Cheyenne to Salt Lake City Route Advice

Discussion in 'Flight Following' started by Lndwarrior, Mar 22, 2021.

  1. Lndwarrior

    Lndwarrior Line Up and Wait

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    Gary
    This is another part of my semi-circumnavigation trip for mid-May to mid June this year.

    Aircraft is light sport and VFR. My max altitude will be between 11K to 12K. (Yes, I know LS is limited to 10K, but also 2K above terrain....)

    This leg raises the greatest concerns of the whole month long flight. Especially the pass dropping into Salt Lake City. I plan to fly hwy 80 from Cheyenne to SLC, though NOT in a single leg. I will spend the night someplace closer to the big stuff to get an early start on the final leg to SLC.

    Some things I plan on doing:
    - being light as possible
    - crossing as early in the morning as possible
    - scrubbing the flight if the winds at the pass are 30 knots or greater
    - getting as high as possible
    - spending the night before at Fort Bridger or Rock Springs to be as close to the pass as early as possible.

    Any other sage advice?

    TIA,
    Gary
     
  2. luvflyin

    luvflyin Final Approach PoA Supporter

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    Make sure your camera is charged
     
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  3. GRG55

    GRG55 Final Approach

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    I would probably set a limit closer to 20 knots, or 25 knots max. The mechanical turbulence when the wind is flowing can be brutal, as can the lee side downdrafts.

    25 knots over the Divide is my personal limit in most circumstances, and I'm flying a fairly large twin. But then I am an old geezer with brittle bones, so I prefer to avoid a whole lotta shakin' goin' on. ;)
     
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  4. gdwinc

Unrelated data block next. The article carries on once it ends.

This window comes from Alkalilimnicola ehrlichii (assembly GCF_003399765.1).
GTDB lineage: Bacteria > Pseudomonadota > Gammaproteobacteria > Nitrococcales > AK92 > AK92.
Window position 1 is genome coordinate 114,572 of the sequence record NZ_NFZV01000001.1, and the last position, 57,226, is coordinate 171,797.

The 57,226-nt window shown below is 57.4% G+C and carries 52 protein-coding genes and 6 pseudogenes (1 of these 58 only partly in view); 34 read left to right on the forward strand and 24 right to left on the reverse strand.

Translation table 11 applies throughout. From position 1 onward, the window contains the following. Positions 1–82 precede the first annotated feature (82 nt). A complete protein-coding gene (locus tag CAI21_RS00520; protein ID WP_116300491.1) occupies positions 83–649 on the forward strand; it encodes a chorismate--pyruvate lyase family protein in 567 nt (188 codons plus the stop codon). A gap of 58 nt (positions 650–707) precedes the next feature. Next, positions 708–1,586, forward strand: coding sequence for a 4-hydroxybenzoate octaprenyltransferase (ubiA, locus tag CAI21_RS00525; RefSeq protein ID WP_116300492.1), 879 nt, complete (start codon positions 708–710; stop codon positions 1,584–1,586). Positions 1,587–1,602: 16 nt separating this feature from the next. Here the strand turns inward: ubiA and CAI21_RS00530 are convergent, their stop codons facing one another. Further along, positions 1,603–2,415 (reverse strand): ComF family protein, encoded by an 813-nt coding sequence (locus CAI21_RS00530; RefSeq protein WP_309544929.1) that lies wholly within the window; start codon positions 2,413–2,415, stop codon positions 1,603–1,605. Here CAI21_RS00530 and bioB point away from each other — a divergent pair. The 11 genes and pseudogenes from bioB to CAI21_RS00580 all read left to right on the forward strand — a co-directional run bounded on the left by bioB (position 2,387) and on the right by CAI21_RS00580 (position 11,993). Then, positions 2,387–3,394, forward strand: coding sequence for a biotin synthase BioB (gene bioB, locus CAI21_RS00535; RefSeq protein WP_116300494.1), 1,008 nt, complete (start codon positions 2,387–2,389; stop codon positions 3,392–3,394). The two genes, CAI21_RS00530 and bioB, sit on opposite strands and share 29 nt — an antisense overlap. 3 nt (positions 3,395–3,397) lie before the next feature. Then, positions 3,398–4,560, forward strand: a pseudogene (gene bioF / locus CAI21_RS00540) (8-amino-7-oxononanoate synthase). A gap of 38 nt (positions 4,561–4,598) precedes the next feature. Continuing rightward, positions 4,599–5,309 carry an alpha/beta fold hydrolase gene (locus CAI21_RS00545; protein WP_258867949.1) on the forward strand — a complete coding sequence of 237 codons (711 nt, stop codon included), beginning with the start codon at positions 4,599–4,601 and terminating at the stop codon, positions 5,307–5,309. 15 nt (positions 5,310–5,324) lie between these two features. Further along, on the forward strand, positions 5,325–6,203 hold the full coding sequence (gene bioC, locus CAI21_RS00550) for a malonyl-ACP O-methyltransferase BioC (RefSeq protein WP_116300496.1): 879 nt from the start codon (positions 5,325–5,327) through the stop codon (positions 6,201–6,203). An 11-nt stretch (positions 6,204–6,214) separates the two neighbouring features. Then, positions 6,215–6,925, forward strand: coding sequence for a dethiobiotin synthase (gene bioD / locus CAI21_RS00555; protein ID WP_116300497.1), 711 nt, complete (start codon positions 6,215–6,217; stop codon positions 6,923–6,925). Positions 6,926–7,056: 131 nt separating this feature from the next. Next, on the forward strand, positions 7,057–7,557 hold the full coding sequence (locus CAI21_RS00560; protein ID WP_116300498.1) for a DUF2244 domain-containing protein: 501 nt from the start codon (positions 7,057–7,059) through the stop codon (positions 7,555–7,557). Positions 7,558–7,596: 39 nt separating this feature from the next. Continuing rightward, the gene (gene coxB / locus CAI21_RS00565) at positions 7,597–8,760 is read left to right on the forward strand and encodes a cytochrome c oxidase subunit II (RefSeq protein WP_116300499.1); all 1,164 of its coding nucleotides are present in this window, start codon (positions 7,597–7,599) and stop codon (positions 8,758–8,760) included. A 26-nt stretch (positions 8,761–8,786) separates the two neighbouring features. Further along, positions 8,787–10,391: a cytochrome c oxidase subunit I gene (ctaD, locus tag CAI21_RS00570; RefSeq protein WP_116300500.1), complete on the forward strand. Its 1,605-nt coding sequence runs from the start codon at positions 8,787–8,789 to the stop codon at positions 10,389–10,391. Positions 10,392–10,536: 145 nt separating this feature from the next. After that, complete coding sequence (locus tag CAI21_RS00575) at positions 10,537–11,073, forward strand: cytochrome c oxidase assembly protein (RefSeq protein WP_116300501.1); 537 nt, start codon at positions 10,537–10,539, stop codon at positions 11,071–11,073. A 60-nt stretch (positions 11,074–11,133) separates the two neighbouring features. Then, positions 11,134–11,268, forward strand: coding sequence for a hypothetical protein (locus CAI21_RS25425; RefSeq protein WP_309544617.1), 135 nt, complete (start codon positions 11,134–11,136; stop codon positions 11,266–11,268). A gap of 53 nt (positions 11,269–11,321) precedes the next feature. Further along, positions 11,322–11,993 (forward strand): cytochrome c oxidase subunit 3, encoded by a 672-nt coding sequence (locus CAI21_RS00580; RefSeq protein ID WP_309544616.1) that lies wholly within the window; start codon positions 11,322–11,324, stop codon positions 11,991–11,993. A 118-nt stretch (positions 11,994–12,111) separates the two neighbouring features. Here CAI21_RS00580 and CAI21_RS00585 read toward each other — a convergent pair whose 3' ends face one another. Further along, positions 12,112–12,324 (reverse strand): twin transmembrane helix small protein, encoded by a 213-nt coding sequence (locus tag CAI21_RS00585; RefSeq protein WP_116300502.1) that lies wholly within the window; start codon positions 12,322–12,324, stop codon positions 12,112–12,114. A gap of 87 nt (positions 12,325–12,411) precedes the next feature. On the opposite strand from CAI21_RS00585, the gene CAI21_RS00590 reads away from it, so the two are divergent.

gdwinc Filing Flight Plan

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    You have the right plan. Following I-80, the pass into the Salt Lake valley is only 7,100 feet so it's not ridiculously high like some of the Colorado passes. Your planned altitude of 11k-12k will be fine.
     
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  5. Jim Carpenter

    Jim Carpenter Pre-takeoff checklist

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    You can also use Emigration Canyon, the canyon just one ridge north of Parley's (I-80). On the sectional/TAC charts, it comes out over the valley at VFR waypoint VPZOO. Either way, be vigilant with your traffic scan, both routes are somewhat narrow funnels for VFR traffic (not to imply that you're flying down inside a gorge, they're not that narrow.) One of the hard parts, you won't be able to get the SLC ATIS (digital from Foreflight might help), or contact approach, until just over the "lip" of the Wasatch, and very close to the Class B boundary. All do-able, and, flight following from Center might help, but, just a head's up. What time of year? I guess you didn't specify that you're spending a night in Cheyenne, but if so, the intermediate stop at RKS or FBR may not be necessary, depending on the day's weather, of course.
     
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  6. catmandu

    catmandu Cleared for Takeoff PoA Supporter

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    Title made me ask "Why in the world would a turbo-prop need route advice?"